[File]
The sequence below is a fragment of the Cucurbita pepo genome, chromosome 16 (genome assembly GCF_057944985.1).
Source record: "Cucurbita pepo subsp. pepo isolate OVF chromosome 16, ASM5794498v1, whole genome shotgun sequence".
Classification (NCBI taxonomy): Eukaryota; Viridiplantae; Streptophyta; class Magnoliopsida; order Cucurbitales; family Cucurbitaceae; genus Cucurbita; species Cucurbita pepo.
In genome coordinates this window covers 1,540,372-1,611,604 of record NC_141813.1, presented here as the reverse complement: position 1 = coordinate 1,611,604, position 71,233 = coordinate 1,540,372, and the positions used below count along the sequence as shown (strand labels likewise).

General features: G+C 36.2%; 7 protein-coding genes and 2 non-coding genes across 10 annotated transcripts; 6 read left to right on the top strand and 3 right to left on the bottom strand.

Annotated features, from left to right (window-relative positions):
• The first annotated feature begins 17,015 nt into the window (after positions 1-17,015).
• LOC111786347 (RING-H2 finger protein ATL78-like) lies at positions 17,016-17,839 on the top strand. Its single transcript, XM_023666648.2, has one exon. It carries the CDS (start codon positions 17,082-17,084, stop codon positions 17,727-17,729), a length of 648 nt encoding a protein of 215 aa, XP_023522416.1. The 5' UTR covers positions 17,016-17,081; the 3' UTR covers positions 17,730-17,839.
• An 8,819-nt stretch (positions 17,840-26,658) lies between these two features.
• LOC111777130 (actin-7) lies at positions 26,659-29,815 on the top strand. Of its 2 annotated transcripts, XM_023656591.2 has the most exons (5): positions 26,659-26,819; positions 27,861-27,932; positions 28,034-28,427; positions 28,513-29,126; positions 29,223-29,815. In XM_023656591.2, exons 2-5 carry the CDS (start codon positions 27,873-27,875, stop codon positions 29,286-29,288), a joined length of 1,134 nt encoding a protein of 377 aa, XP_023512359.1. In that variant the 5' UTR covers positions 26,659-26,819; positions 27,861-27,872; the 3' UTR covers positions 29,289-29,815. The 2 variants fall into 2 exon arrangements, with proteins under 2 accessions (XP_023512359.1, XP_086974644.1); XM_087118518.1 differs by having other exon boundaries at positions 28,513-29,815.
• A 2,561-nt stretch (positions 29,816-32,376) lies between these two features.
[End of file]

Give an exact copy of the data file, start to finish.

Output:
The sequence below is a fragment of the Cucurbita pepo genome, chromosome 16 (genome assembly GCF_057944985.1).
Source record: "Cucurbita pepo subsp. pepo isolate OVF chromosome 16, ASM5794498v1, whole genome shotgun sequence".
Classification (NCBI taxonomy): Eukaryota; Viridiplantae; Streptophyta; class Magnoliopsida; order Cucurbitales; family Cucurbitaceae; genus Cucurbita; species Cucurbita pepo.
In genome coordinates this window covers 1,540,372-1,611,604 of record NC_141813.1, presented here as the reverse complement: position 1 = coordinate 1,611,604, position 71,233 = coordinate 1,540,372, and the positions used below count along the sequence as shown (strand labels likewise).

General features: G+C 36.2%; 7 protein-coding genes and 2 non-coding genes across 10 annotated transcripts; 6 read left to right on the top strand and 3 right to left on the bottom strand.

Annotated features, from left to right (window-relative positions):
• The first annotated feature begins 17,015 nt into the window (after positions 1-17,015).
• LOC111786347 (RING-H2 finger protein ATL78-like) lies at positions 17,016-17,839 on the top strand. Its single transcript, XM_023666648.2, has one exon. It carries the CDS (start codon positions 17,082-17,084, stop codon positions 17,727-17,729), a length of 648 nt encoding a protein of 215 aa, XP_023522416.1. The 5' UTR covers positions 17,016-17,081; the 3' UTR covers positions 17,730-17,839.
• An 8,819-nt stretch (positions 17,840-26,658) lies between these two features.
• LOC111777130 (actin-7) lies at positions 26,659-29,815 on the top strand. Of its 2 annotated transcripts, XM_023656591.2 has the most exons (5): positions 26,659-26,819; positions 27,861-27,932; positions 28,034-28,427; positions 28,513-29,126; positions 29,223-29,815. In XM_023656591.2, exons 2-5 carry the CDS (start codon positions 27,873-27,875, stop codon positions 29,286-29,288), a joined length of 1,134 nt encoding a protein of 377 aa, XP_023512359.1. In that variant the 5' UTR covers positions 26,659-26,819; positions 27,861-27,872; the 3' UTR covers positions 29,289-29,815. The 2 variants fall into 2 exon arrangements, with proteins under 2 accessions (XP_023512359.1, XP_086974644.1); XM_087118518.1 differs by having other exon boundaries at positions 28,513-29,815.
• A 2,561-nt stretch (positions 29,816-32,376) lies between these two features.